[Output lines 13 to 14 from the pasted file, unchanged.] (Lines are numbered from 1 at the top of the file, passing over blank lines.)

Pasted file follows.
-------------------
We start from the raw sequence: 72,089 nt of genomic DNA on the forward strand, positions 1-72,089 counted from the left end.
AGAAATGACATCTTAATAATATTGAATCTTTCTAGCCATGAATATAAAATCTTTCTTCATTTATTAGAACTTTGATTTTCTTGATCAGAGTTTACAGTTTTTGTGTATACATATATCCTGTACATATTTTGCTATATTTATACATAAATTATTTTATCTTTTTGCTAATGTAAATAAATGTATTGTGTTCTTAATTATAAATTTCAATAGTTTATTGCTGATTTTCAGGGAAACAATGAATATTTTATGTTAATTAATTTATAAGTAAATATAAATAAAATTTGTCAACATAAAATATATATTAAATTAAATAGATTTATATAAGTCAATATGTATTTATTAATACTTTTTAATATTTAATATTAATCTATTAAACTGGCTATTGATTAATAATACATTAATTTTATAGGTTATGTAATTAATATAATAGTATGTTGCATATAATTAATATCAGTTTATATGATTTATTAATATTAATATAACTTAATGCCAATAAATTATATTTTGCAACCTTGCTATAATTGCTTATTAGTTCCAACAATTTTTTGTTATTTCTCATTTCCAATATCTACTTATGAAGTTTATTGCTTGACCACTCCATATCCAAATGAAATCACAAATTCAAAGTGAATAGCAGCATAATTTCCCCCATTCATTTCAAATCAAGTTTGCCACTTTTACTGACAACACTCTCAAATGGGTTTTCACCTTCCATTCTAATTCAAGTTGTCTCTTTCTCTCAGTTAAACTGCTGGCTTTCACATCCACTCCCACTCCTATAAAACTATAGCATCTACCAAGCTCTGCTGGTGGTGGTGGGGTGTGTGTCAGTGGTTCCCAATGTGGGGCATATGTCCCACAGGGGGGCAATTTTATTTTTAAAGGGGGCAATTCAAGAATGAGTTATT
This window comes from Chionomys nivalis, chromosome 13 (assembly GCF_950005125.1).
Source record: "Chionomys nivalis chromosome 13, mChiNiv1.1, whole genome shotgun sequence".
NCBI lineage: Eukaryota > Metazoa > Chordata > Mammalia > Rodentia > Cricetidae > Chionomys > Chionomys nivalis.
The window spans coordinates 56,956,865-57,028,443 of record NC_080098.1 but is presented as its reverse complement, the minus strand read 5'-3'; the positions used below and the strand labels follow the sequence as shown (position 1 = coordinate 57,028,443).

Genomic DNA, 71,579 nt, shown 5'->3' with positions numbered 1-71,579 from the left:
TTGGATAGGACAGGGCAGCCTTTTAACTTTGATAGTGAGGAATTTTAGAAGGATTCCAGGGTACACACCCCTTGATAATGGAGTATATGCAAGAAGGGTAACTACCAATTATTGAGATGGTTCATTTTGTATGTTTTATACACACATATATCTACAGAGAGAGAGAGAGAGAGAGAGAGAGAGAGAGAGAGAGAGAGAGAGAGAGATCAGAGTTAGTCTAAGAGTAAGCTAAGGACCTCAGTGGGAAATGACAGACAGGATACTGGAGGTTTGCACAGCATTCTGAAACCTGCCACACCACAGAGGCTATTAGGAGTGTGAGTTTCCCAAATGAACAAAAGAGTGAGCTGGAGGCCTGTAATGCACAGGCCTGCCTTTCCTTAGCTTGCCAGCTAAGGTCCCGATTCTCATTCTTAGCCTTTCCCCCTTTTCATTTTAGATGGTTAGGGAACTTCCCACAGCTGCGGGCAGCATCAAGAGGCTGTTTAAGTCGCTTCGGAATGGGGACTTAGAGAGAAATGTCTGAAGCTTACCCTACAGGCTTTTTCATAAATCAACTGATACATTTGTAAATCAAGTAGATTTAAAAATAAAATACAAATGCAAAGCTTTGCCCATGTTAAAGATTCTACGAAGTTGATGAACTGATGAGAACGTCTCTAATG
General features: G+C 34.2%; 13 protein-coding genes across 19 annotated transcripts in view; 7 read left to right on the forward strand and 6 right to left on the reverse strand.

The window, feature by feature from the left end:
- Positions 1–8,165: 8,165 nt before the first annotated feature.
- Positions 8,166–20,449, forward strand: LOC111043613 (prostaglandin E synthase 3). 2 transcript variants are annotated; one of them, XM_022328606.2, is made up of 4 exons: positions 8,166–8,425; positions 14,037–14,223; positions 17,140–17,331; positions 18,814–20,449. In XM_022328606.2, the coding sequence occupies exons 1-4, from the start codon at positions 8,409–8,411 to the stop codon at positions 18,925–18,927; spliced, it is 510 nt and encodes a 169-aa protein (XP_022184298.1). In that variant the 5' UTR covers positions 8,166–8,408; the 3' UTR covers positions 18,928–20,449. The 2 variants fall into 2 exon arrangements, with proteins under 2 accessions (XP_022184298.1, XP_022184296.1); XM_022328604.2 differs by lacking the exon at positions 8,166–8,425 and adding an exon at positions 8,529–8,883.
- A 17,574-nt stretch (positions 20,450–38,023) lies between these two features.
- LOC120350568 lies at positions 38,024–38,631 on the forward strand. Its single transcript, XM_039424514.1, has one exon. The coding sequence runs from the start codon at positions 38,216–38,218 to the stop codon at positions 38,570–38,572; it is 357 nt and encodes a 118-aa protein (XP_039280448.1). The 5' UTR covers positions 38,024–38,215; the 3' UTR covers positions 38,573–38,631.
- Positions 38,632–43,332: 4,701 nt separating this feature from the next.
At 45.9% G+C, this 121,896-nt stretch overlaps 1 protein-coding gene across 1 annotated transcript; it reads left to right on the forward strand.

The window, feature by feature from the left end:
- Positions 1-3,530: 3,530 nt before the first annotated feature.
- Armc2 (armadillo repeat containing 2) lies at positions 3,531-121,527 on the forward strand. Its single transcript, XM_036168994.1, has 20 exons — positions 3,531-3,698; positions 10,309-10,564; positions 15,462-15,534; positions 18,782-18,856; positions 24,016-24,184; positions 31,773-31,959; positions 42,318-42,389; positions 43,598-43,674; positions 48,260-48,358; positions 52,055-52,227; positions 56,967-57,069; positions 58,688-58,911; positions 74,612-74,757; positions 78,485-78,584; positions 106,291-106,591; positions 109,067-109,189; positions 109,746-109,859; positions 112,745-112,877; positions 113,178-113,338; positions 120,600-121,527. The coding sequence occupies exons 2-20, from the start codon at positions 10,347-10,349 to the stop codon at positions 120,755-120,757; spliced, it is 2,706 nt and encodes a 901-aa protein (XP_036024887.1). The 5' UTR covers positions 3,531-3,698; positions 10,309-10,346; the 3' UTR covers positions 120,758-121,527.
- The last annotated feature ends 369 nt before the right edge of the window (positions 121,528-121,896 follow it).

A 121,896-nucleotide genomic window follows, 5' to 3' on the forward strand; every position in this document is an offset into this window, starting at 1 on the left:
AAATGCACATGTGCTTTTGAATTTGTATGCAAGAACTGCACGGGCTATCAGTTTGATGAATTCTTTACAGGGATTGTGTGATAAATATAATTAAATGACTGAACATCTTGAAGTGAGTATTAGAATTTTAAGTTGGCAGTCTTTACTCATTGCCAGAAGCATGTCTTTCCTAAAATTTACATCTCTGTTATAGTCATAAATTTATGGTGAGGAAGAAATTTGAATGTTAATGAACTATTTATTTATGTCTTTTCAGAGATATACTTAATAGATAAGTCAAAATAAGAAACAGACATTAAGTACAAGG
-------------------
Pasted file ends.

- A 17,574-nt stretch (positions 20,450–38,023) lies between these two features.
- LOC120350568 lies at positions 38,024–38,631 on the forward strand. Its single transcript, XM_039424514.1, has one exon. The coding sequence runs from the start codon at positions 38,216–38,218 to the stop codon at positions 38,570–38,572; it is 357 nt and encodes a 118-aa protein (XP_039280448.1). The 5' UTR covers positions 38,024–38,215; the 3' UTR covers positions 38,573–38,631.